Ferrari’s hardcore F12 Berlinetta that’s been doing the rounds for the past couple of months has turned out to be a new special edition paying homage to the original Tour de France car race, a race in which Ferrari enjoyed a number of successes. The special edition is called the F12 tdf, and it is limited to just 799 examples worldwide.
As expected, more power has been extracted from the F12’s 6.3-liter V-12 for the new special edition. Ferrari quotes an output of 780 metric horsepower, which for the United States translates to 770 hp. Peak torque, meanwhile, registers at 520 pound-feet. In comparison, the standard F12 Berlinetta makes do with 730 hp and 508 lb-ft.
Modifications made to the engine include new mechanical tappets and variable-geometry intake trumpets similar to those used in Formula One to help boost volumetric efficiency at high revs. The F12’s seven-speed dual-clutch transmission has also been enhanced for the special edition. Ferrari says the transmission features shorter gear ratios that help deliver 30 percent faster upshifts and 40 percent faster downshifts.
Even a cursory glance will tell you the F12 tdf looks radically different to the F12 Berlinetta. That’s because the special edition benefits from a wider track and an assortment of aerodynamic aids that help boost downforce. Ferrari says the F12 tdf produces 507 lbs of downforce at 124 mph, almost double what the F12 Berlinetta is producing.
Key elements include the new front bumper, revised ‘aerobridge’ on the front fenders and special louvers in the rear wheel arches. A bigger rear spoiler has also been fitted, while the rear diffuser was completely redesigned and some special strakes added to the underbody.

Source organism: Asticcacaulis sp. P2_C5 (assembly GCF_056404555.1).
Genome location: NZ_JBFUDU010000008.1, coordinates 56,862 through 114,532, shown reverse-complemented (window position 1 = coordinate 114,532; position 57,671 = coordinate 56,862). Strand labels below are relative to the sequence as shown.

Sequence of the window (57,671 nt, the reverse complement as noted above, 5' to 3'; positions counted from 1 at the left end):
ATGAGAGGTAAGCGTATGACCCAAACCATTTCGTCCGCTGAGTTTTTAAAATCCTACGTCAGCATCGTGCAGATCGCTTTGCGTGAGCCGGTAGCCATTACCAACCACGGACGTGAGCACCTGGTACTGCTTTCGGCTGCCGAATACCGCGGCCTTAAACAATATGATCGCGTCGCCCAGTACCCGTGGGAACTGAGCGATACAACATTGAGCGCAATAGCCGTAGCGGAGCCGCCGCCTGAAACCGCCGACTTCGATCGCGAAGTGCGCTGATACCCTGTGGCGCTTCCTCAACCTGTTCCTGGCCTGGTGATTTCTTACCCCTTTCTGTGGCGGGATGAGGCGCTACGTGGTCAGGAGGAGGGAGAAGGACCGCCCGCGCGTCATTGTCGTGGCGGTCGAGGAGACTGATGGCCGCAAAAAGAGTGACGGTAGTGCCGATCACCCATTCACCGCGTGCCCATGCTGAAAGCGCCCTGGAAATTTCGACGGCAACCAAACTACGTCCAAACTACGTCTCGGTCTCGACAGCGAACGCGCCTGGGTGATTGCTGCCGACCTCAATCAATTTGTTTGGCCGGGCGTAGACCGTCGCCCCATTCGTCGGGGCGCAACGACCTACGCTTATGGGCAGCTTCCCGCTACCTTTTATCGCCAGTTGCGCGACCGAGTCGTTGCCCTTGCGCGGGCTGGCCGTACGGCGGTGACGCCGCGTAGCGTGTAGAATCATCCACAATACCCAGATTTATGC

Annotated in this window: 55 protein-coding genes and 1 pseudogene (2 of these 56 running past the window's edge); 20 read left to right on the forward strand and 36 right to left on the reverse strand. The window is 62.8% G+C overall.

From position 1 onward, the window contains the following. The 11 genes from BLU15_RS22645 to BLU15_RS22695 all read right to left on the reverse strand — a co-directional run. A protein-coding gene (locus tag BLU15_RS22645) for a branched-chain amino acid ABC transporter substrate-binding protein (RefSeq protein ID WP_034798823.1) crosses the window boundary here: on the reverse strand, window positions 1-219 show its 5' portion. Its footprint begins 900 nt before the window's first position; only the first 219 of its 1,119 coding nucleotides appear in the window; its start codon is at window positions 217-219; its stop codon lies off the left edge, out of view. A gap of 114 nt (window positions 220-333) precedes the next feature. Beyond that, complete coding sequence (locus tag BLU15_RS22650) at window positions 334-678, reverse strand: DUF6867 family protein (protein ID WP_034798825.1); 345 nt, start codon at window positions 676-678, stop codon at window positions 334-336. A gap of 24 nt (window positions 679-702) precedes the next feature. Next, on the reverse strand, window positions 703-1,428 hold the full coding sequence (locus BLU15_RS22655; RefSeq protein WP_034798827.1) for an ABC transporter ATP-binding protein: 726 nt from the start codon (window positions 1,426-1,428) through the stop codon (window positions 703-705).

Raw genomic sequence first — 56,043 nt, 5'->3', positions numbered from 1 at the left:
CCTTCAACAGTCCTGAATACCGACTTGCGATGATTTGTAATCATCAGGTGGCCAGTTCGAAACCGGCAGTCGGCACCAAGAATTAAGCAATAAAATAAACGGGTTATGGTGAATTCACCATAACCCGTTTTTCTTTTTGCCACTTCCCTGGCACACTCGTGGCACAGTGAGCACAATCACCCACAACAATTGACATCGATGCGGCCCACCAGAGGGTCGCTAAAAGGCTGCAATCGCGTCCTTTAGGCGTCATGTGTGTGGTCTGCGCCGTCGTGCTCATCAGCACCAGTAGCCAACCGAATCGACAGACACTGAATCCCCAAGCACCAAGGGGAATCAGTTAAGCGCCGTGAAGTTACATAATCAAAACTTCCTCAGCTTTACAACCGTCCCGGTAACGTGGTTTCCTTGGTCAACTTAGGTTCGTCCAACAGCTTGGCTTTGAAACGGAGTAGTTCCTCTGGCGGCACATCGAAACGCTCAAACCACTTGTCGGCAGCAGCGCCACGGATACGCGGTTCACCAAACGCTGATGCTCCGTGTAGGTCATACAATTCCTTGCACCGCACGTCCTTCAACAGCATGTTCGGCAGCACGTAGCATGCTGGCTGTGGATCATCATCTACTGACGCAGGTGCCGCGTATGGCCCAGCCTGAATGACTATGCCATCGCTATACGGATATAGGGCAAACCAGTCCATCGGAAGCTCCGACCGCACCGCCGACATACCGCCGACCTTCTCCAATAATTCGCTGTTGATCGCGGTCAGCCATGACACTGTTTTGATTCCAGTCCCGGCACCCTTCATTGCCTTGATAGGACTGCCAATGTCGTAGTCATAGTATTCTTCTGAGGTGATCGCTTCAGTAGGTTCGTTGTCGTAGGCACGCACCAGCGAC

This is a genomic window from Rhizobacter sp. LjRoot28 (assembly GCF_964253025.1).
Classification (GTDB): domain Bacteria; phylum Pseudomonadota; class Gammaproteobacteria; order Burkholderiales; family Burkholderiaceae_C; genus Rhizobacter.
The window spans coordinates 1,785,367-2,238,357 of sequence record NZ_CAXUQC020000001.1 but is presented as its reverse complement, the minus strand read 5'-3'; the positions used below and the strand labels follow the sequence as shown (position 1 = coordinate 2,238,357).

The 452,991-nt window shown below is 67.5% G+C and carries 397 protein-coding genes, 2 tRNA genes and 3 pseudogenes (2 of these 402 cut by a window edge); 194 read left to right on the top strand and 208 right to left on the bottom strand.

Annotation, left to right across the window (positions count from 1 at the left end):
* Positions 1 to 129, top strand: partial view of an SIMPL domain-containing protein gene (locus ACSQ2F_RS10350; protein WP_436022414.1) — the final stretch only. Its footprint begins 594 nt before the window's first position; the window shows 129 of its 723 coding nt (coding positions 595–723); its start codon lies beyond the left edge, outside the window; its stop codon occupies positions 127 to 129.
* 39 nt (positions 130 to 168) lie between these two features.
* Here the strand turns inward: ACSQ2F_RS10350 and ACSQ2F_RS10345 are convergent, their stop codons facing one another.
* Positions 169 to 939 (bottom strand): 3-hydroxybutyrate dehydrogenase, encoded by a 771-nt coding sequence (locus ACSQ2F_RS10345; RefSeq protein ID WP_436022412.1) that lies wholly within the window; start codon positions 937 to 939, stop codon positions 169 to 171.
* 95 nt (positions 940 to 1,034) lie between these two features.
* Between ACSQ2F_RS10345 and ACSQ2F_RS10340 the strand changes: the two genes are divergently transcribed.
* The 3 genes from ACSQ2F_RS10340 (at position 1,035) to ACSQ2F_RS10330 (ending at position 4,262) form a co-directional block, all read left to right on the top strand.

Some major changes have also taken place under the skin. For example, lightweight carbon fiber has replaced much of the standard aluminum, helping to slash around 240 lbs from the curb weight. Ferrari only quotes a dry weight, which is 3,120 lbs, so with all fluids and a driver on board the car still isn’t exactly light for a two-seater coupe.
The engineers have also installed a new rear-wheel-steering system that Ferrari calls the Virtual Short Wheelbase. It is integrated with the other vehicle dynamic control systems that help with cornering while also increasing stability at high speed. Some massive rubber has also been fitted. For example, the front tires are now 275s, up from 255s. The rears are 315s.
The 0-62 mph time is just 2.9 seconds and the top speed is in excess of 211 mph. A lap around Ferrari’s Fiorano test track in the F12 tdf can be done in 1:21, which bests the time set by the F12 Berlinetta by two whole seconds.
As mentioned above, just 799 examples will be built—all of which are likely accounted for. Once production is complete, we're likely to see the F12 undergo a mid-cycle update.